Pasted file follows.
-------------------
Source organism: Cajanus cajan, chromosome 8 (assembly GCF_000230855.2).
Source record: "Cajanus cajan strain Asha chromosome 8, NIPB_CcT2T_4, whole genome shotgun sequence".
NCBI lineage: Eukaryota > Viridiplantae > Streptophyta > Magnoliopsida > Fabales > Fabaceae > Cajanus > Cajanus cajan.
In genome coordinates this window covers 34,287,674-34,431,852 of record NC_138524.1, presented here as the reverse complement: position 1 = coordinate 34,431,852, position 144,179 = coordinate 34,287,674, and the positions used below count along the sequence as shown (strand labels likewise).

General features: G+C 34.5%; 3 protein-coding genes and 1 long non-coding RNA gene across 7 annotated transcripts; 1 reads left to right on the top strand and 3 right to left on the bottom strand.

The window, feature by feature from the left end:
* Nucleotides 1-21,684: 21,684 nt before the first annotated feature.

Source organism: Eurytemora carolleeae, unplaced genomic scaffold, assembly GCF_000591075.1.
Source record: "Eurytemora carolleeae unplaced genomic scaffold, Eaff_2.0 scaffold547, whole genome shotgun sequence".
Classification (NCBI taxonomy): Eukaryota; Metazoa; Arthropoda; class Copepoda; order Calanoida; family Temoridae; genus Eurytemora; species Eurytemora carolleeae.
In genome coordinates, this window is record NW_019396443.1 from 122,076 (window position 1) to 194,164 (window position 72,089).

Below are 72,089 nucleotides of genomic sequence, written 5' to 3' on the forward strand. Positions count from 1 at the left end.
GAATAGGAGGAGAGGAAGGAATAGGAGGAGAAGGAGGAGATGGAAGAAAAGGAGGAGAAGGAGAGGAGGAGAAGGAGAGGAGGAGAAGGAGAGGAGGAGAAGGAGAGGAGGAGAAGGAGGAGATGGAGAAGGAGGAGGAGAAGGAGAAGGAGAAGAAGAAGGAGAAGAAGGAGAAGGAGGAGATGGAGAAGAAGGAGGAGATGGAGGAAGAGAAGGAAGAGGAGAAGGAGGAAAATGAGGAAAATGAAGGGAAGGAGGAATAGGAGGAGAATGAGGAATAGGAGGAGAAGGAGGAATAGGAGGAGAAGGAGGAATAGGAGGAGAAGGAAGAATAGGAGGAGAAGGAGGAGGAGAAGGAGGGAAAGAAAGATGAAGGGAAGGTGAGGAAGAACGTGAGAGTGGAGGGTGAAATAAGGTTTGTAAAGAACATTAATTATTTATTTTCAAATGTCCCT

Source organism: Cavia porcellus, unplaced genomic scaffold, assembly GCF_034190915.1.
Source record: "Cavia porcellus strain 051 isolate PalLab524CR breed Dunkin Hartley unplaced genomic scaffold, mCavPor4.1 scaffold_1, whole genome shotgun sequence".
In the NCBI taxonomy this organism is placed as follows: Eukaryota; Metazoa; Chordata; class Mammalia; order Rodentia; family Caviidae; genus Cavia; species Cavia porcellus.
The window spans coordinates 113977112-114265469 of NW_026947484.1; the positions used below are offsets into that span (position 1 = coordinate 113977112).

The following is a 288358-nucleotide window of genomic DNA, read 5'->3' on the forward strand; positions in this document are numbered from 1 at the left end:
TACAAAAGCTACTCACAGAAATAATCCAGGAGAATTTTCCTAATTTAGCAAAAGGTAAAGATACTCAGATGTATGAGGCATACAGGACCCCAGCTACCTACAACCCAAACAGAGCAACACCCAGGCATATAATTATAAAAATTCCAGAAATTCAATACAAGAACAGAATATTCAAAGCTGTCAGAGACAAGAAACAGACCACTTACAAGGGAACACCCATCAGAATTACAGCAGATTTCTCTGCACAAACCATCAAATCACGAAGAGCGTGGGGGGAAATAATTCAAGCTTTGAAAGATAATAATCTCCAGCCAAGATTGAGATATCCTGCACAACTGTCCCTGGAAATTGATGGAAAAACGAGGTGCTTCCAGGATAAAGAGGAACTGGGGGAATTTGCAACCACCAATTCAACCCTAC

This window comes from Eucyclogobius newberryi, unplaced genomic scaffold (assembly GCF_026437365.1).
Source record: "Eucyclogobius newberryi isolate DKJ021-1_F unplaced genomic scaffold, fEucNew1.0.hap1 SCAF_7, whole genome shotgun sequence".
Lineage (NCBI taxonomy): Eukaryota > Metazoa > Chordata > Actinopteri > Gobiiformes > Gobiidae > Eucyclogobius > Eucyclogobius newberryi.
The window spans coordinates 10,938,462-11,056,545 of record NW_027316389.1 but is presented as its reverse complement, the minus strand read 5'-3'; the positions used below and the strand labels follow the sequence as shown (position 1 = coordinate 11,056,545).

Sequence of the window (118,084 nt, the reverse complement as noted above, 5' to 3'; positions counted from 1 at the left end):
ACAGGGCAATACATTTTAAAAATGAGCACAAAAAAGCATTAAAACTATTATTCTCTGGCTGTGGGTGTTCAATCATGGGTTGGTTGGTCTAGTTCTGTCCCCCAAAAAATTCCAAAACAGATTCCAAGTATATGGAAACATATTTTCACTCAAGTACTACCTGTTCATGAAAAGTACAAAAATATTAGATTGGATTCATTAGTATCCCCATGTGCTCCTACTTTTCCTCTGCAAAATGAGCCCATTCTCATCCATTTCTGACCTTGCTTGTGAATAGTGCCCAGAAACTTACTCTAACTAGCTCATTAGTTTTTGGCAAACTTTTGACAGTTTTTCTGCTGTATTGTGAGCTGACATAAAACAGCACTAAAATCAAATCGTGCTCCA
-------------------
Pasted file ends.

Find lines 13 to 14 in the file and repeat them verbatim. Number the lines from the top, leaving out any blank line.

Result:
GAATAGGAGGAGAGGAAGGAATAGGAGGAGAAGGAGGAGATGGAAGAAAAGGAGGAGAAGGAGAGGAGGAGAAGGAGAGGAGGAGAAGGAGAGGAGGAGAAGGAGAGGAGGAGAAGGAGGAGATGGAGAAGGAGGAGGAGAAGGAGAAGGAGAAGAAGAAGGAGAAGAAGGAGAAGGAGGAGATGGAGAAGAAGGAGGAGATGGAGGAAGAGAAGGAAGAGGAGAAGGAGGAAAATGAGGAAAATGAAGGGAAGGAGGAATAGGAGGAGAATGAGGAATAGGAGGAGAAGGAGGAATAGGAGGAGAAGGAGGAATAGGAGGAGAAGGAAGAATAGGAGGAGAAGGAGGAGGAGAAGGAGGGAAAGAAAGATGAAGGGAAGGTGAGGAAGAACGTGAGAGTGGAGGGTGAAATAAGGTTTGTAAAGAACATTAATTATTTATTTTCAAATGTCCCT

Source organism: Cavia porcellus, unplaced genomic scaffold, assembly GCF_034190915.1.